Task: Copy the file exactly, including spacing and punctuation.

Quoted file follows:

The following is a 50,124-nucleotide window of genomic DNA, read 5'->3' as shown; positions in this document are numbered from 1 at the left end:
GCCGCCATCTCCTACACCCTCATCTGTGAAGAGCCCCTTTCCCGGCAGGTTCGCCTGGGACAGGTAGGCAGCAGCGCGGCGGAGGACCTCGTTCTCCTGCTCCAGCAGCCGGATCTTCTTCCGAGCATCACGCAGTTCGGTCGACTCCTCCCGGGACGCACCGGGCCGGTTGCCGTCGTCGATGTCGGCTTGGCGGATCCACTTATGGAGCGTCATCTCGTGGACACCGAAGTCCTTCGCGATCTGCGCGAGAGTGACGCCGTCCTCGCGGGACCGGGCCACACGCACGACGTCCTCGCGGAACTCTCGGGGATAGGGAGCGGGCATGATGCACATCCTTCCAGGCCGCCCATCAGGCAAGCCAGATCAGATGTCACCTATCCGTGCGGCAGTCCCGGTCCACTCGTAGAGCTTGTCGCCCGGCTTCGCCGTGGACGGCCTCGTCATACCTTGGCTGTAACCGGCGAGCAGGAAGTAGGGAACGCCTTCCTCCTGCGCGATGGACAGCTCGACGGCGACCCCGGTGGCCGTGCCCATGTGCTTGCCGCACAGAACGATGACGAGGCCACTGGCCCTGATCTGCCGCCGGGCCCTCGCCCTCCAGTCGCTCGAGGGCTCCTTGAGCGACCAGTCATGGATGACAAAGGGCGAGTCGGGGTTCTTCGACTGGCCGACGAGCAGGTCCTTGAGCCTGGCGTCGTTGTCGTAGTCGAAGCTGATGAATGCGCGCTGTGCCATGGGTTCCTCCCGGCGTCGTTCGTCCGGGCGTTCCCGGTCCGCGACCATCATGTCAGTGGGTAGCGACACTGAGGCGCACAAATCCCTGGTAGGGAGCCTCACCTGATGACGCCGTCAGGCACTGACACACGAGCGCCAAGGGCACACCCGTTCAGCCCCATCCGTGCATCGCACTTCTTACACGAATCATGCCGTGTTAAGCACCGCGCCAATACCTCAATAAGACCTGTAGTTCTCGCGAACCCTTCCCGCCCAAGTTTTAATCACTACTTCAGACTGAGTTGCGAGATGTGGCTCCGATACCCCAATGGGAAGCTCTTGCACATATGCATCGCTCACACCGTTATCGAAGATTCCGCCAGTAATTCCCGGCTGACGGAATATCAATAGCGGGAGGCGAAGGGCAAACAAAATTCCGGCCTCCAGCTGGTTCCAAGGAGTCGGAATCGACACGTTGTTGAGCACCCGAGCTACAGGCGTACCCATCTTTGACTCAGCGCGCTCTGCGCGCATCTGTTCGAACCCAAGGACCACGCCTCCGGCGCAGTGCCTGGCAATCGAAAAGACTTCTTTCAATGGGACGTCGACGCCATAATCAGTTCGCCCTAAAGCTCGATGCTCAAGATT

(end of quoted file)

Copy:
The following is a 50,124-nucleotide window of genomic DNA, read 5'->3' as shown; positions in this document are numbered from 1 at the left end:
GCCGCCATCTCCTACACCCTCATCTGTGAAGAGCCCCTTTCCCGGCAGGTTCGCCTGGGACAGGTAGGCAGCAGCGCGGCGGAGGACCTCGTTCTCCTGCTCCAGCAGCCGGATCTTCTTCCGAGCATCACGCAGTTCGGTCGACTCCTCCCGGGACGCACCGGGCCGGTTGCCGTCGTCGATGTCGGCTTGGCGGATCCACTTATGGAGCGTCATCTCGTGGACACCGAAGTCCTTCGCGATCTGCGCGAGAGTGACGCCGTCCTCGCGGGACCGGGCCACACGCACGACGTCCTCGCGGAACTCTCGGGGATAGGGAGCGGGCATGATGCACATCCTTCCAGGCCGCCCATCAGGCAAGCCAGATCAGATGTCACCTATCCGTGCGGCAGTCCCGGTCCACTCGTAGAGCTTGTCGCCCGGCTTCGCCGTGGACGGCCTCGTCATACCTTGGCTGTAACCGGCGAGCAGGAAGTAGGGAACGCCTTCCTCCTGCGCGATGGACAGCTCGACGGCGACCCCGGTGGCCGTGCCCATGTGCTTGCCGCACAGAACGATGACGAGGCCACTGGCCCTGATCTGCCGCCGGGCCCTCGCCCTCCAGTCGCTCGAGGGCTCCTTGAGCGACCAGTCATGGATGACAAAGGGCGAGTCGGGGTTCTTCGACTGGCCGACGAGCAGGTCCTTGAGCCTGGCGTCGTTGTCGTAGTCGAAGCTGATGAATGCGCGCTGTGCCATGGGTTCCTCCCGGCGTCGTTCGTCCGGGCGTTCCCGGTCCGCGACCATCATGTCAGTGGGTAGCGACACTGAGGCGCACAAATCCCTGGTAGGGAGCCTCACCTGATGACGCCGTCAGGCACTGACACACGAGCGCCAAGGGCACACCCGTTCAGCCCCATCCGTGCATCGCACTTCTTACACGAATCATGCCGTGTTAAGCACCGCGCCAATACCTCAATAAGACCTGTAGTTCTCGCGAACCCTTCCCGCCCAAGTTTTAATCACTACTTCAGACTGAGTTGCGAGATGTGGCTCCGATACCCCAATGGGAAGCTCTTGCACATATGCATCGCTCACACCGTTATCGAAGATTCCGCCAGTAATTCCCGGCTGACGGAATATCAATAGCGGGAGGCGAAGGGCAAACAAAATTCCGGCCTCCAGCTGGTTCCAAGGAGTCGGAATCGACACGTTGTTGAGCACCCGAGCTACAGGCGTACCCATCTTTGACTCAGCGCGCTCTGCGCGCATCTGTTCGAACCCAAGGACCACGCCTCCGGCGCAGTGCCTGGCAATCGAAAAGACTTCTTTCAATGGGACGTCGACGCCATAATCAGTTCGCCCTAAAGCTCGATGCTCAAGATT